So, the next time you truly want to have an effective conversation, LISTEN. Once you can do that, it actually becomes a conversation. One where each person shares their views and opinions without apprehension. A conversation where you can state your message clearly without fear of being judged. It is soooo hard. One trick I use is to lightly bite my tongue to stop myself from interrupting. Notice that I said “lightly.” You don’t want to draw blood! But this little tactic helps me focus on the listening.

Honestly, listening without judgement will truly make a difference in your relationships both at home and at work. And who knows, you may even learn something in the process.


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Celebrate Your Victories

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Normal looks a lot different these days, thanks to 2020. Spending time at my favorite coffee shop, hugging my friends or going to a concert are put on hold for right now. But because this pandemic has been going on for over six months now, I’m actually getting used to a few of my new routines

Did you know that it takes an average of 66 days for a new behavior to become automatic. I’m not making this stuff up. This is a real study that was published in the European Journal of Social Psychology. So, I ask you, what new routines have you developed over the last several months. What new habits have worked their way into your life that you would like to celebrate. It doesn’t matter how small they are or that they may seem a bit strange. Hell, this whole year has been strange. It’s time now to celebrate your wins

What’s yours? Maybe you’re getting used to your pet sitting on your lap during one of your MANY Zoom calls, or it could be that you’ve become a better cook. Personally, I’ve tried some amazing dessert recipes that have been in my “recipe pile” for years.

This is a time to recognize your new habits and celebrate them. Please tell us: I’d love to hear at least one small win that you are proud of.


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Find the Familiar

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I miss my mundane routines, even the ones I used to do every day and sometimes dreaded. Like running errands whenever I felt like it, buying toilet paper whether I needed it or not, talking to the cashier without a plastic shield between us.

This social distancing, time of quarantine and feeling of isolation is taking its toll on me. I grieve, yes grieve, for all we have lost. Things like touch, travel, hugging, meeting friends, and some sort of normalcy. Ah yes, remember that? Normalcy!

Think about it. Right now, we are dealing with the loss of the world we knew. So, how do we cope? How do we deal with our grief when there is so much uncertainty in our future.

Well, recently I discovered something that has helped me, even if it’s only for a little while. I find that surrounding myself with something familiar really helps. Right now, I am wearing an old sweatshirt that my father gave me and it brings back such wonderful memories of the times we spent together. Another thing that helps is looking through old photographs of times I spent with friends and family. Having physical photographs I can hold rather than looking at them on a computer bring me more of a sense of calmness. Also, watching old movies or listening to music can stir sweet emotions.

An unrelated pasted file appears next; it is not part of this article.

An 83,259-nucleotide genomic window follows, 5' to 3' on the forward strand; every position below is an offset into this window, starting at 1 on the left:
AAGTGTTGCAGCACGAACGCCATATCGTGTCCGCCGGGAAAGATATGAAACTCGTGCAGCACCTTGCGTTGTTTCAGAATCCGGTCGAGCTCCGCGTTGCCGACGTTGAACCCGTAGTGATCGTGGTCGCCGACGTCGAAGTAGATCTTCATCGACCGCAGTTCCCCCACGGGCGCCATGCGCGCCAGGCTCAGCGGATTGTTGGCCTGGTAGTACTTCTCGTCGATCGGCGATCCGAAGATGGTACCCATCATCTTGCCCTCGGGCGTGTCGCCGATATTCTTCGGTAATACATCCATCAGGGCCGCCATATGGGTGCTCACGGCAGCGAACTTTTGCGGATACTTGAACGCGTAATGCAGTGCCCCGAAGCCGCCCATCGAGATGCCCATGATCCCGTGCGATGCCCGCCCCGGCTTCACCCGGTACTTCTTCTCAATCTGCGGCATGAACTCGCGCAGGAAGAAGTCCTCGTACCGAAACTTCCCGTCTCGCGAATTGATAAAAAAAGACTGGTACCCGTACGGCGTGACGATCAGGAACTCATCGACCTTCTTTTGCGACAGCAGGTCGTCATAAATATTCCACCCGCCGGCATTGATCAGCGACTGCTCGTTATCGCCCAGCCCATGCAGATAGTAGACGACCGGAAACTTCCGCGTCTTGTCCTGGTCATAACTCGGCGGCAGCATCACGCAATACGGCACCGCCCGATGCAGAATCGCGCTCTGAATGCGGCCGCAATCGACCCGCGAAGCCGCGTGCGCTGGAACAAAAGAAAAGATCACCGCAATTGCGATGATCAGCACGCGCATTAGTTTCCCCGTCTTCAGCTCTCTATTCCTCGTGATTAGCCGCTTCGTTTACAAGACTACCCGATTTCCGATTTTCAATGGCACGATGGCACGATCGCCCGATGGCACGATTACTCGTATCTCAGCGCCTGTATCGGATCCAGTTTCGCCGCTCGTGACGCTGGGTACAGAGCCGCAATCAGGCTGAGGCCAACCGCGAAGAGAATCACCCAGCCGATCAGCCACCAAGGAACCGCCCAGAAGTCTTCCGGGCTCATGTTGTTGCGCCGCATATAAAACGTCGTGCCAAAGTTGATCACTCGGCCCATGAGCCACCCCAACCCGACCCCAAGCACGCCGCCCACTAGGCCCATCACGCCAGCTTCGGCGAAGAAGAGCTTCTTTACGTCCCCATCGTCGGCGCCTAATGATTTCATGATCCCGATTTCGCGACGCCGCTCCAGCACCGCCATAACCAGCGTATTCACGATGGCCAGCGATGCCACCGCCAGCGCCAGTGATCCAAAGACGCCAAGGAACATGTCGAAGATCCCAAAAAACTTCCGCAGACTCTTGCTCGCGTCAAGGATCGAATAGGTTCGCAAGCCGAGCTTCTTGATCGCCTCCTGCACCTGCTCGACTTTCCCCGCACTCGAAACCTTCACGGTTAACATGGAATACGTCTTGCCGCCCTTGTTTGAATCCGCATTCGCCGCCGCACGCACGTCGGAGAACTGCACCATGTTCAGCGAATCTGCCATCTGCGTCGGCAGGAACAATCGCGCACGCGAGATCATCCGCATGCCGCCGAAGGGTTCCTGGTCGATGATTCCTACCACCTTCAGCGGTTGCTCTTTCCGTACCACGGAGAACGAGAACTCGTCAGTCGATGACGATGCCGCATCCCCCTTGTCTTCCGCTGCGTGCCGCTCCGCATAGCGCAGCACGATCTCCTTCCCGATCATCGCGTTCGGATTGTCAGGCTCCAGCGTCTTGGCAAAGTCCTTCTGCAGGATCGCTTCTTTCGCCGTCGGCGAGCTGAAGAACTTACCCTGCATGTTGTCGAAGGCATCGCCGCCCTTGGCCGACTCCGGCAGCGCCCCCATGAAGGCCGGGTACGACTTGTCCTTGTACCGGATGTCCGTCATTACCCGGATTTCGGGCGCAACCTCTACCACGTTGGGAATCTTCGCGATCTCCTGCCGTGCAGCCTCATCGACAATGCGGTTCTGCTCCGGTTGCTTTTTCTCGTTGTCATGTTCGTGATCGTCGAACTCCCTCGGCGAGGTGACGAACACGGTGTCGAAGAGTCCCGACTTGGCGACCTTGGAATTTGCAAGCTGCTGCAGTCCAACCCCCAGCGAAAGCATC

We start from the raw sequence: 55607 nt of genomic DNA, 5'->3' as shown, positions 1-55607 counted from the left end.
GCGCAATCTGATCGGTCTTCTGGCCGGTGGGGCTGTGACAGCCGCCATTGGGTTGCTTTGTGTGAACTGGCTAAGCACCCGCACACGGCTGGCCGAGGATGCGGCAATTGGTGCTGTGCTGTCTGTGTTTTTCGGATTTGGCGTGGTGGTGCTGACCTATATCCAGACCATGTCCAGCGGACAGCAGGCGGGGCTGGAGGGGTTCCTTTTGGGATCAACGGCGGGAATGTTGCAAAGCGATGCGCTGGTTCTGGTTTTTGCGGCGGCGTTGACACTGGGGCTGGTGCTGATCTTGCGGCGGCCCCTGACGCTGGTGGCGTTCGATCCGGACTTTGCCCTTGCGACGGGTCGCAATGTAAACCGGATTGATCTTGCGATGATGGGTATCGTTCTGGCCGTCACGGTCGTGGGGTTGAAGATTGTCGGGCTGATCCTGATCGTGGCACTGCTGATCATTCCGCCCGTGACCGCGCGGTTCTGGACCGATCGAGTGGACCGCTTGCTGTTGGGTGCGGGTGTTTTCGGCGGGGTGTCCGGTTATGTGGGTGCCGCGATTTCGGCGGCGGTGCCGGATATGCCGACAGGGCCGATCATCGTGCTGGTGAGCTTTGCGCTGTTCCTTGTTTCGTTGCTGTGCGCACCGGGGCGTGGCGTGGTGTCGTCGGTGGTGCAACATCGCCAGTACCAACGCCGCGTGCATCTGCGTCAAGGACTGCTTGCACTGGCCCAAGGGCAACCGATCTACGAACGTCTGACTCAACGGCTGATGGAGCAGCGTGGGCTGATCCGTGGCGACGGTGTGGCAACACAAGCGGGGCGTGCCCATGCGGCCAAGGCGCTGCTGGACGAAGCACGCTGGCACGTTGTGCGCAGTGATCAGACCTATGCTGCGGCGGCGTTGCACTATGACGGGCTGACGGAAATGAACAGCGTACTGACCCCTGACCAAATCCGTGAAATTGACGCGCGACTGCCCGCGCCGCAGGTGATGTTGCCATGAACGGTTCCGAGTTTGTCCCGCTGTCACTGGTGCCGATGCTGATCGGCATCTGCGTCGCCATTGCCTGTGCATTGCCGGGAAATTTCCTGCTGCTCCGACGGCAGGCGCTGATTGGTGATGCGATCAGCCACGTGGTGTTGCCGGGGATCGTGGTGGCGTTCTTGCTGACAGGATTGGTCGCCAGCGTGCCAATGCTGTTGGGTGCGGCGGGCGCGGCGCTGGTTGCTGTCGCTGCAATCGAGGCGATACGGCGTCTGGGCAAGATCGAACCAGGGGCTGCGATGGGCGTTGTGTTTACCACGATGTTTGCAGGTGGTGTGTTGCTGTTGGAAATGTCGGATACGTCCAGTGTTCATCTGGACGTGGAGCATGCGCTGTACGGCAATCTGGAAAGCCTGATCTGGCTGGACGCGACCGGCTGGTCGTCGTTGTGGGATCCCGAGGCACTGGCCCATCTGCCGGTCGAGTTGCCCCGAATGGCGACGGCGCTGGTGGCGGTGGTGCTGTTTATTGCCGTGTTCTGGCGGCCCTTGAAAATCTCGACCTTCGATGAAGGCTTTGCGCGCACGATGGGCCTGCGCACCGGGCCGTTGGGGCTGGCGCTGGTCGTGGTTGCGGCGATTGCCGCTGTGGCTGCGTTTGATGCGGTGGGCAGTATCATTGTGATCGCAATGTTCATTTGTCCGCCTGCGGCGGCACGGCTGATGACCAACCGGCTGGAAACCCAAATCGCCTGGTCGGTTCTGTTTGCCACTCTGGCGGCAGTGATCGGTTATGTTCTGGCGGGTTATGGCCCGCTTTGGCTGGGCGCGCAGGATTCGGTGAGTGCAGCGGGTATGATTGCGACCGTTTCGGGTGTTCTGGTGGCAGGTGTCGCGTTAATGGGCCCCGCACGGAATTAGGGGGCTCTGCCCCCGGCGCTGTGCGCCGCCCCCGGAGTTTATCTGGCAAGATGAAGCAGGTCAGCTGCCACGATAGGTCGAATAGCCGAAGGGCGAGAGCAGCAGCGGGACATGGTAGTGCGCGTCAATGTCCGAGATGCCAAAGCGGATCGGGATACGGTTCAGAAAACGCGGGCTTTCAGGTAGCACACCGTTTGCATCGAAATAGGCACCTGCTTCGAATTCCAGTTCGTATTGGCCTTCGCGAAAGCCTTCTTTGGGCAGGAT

You get the idea. Find something that is familiar to you; something that brings back lovely memories, and spend some time wearing it, looking at it, sitting in it – whatever it takes. See if those past, pleasant memories can help you through this time of uncertainty. All we’re looking for right now is getting through this one day at a time. Because with each day, we get closer to a cure, to some sort of normalcy, and to a time when we can look back at all this and tell our story of a lifetime.


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The Upside of Aging

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Now there’s a twist. Most people don’t think of putting the words aging and upside in the same sentence. Looking at the news and advertisements, you’d think that getting older is all doom and gloom and it’s all over by the time you hit 40. But I’m living proof to tell you otherwise. Here are some of the benefits I have experienced as I age:

First, I have better skin. As I get older, my skin produces less oil – and that leads to less blemishes. No more unwanted or unexpected pimples that come out of nowhere. What a relief!

Second, my headaches have nearly disappeared. When I was in my 20s, I suffered from migraines and I felt like my head was going to explode. Well, with age, those intense headaches have disappeared completely, and on the occasion when I do get some pain, it is minor.

Third, and most importantly, is my mindset. Yes, I have a much better outlook on all the crap that life sometimes throws my way. And you know why? Because I have been through it before and know that I have survived. Over all those years, I have gained the knowledge and the skills to cope with anything. Does that make my challenges any less scary and painful? NO! But what it does do is give me the confidence to know that I will survive and this too shall pass. And that is the greatest gift of all.

So, you see, like everything else, aging comes with its pros and cons. You can’t control getting older, but you can control how you embrace it.